Use this URL to cite or link to this record in EThOS: https://ethos.bl.uk/OrderDetails.do?uin=uk.bl.ethos.771811
Title: Gold and silver technological traditions in San Pedro de Atacama (northern Chile), during the Middle Period (AD 400-1000)
Author: Plaza, Maria
ISNI:       0000 0004 7659 9398
Awarding Body: UCL (University College London)
Current Institution: University College London (University of London)
Date of Award: 2018
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Abstract:
This project investigates gold and silver technologies in San Pedro de Atacama (northern Chile), a strategic node in the South Central Andes during the Middle Period (AD 400-1000). Nearly 200 gold and silver personal ornaments and ritual objects have been recovered as grave goods from cemeteries at San Pedro dated to this period. The aim of this research is to reconstruct the biographies of 140 gold and silver objects made of hammered sheets, considering their production, use and particular contexts to understand their technology and role within the San Pedro society. This research is driven by the conceptual frameworks of chaîne opératoire and artefact life-histories, and supported by the materials science analyses of finished objects. The analytical methods employed include portable x-ray fluorescence, scanning electron microscopy coupled with energy dispersive X-ray spectroscopy, proton-induced X-ray emission, optical microscopy and macroscopic observations with a digital microscope to determine the alloy compositions, manufacturing techniques and technical sequences. The results identify a heterogeneous assemblage where compositions, techniques and designs are varied, suggesting that the objects were most likely imported from different areas of the South Central Andes, such as Tiwanaku and northwest Argentina. Most importantly, evidence of two local technological traditions is documented: 1) a small-scale goldwork production and 2) a tradition of modifying and reusing imported objects, adapting them to local needs. These findings reveal different patterns in the material selection, transformation and further modification of the artefacts during their lives, challenging traditional assumptions that gold in San Pedro came exclusively from Tiwanaku. The consumption of gold items show a differential distribution where some individuals were buried with gold or silver. The distribution of these items and the type of objects made in noble metals, indicate that gold in particular, embodied multiple levels of meaning that were used both to a) legitimise the social status of particular ayllus, and also to b) materialise long-distance social relationships among "common" people.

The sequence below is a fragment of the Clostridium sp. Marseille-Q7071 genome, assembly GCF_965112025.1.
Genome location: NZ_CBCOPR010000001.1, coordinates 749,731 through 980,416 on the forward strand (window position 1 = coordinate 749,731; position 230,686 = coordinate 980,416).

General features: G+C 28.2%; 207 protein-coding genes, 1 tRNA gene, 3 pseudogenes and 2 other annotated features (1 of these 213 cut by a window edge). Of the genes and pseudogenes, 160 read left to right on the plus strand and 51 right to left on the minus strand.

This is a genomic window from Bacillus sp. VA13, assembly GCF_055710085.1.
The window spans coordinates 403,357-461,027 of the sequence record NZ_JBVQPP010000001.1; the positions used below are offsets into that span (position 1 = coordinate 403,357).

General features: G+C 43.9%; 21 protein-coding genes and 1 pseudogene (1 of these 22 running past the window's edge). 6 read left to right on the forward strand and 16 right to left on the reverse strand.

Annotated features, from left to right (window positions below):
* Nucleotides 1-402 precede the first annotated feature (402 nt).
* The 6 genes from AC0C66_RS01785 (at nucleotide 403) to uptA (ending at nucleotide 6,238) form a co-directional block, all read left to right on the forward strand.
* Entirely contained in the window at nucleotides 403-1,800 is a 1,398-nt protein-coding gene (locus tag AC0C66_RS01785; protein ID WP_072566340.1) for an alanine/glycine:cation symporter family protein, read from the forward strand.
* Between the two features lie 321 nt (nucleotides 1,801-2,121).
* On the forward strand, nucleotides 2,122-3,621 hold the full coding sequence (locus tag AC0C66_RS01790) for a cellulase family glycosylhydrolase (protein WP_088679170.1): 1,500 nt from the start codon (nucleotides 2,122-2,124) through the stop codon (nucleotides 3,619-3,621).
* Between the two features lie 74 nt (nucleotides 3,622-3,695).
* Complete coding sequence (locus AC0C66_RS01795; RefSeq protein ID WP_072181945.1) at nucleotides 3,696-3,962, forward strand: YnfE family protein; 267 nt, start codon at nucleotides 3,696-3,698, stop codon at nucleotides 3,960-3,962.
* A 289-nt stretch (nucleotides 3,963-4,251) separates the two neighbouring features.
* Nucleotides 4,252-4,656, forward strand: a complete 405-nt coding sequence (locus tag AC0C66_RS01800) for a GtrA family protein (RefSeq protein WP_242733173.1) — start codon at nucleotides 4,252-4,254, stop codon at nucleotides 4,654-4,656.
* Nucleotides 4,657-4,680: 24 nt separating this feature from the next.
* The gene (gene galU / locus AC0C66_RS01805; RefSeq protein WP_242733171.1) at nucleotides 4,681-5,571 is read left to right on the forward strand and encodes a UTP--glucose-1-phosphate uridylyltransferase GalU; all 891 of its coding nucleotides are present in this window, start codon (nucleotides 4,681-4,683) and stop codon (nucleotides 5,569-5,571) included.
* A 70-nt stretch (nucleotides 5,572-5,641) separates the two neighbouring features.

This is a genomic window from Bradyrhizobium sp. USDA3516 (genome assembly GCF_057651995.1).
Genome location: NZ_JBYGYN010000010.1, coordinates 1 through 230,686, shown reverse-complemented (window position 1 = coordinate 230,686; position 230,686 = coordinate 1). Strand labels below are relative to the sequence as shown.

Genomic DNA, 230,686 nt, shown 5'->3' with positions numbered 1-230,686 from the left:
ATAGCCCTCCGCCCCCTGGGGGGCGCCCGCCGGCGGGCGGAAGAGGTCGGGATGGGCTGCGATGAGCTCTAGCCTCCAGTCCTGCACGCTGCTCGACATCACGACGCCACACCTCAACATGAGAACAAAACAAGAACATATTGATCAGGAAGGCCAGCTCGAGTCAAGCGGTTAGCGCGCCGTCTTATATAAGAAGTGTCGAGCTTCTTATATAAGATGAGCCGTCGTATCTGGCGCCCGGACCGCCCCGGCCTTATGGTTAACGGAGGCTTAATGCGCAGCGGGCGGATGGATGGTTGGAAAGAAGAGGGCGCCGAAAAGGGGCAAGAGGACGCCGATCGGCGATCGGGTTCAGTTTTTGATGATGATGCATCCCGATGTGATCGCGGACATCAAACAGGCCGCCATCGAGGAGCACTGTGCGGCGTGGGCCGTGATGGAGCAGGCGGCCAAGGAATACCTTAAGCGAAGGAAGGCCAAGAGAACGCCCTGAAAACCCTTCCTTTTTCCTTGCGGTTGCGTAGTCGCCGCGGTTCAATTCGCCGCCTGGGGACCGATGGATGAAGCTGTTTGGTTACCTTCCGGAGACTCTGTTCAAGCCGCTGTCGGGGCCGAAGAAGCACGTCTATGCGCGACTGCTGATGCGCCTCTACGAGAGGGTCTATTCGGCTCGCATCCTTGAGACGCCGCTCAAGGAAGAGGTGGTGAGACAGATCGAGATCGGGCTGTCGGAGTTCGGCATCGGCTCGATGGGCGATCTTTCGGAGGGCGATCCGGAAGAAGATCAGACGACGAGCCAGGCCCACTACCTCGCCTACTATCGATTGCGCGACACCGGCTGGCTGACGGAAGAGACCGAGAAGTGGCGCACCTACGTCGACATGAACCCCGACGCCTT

Supervisor: Not available Sponsor: Not available
Qualification Name: Thesis (Ph.D.) Qualification Level: Doctoral
EThOS ID: uk.bl.ethos.771811  DOI: Not available
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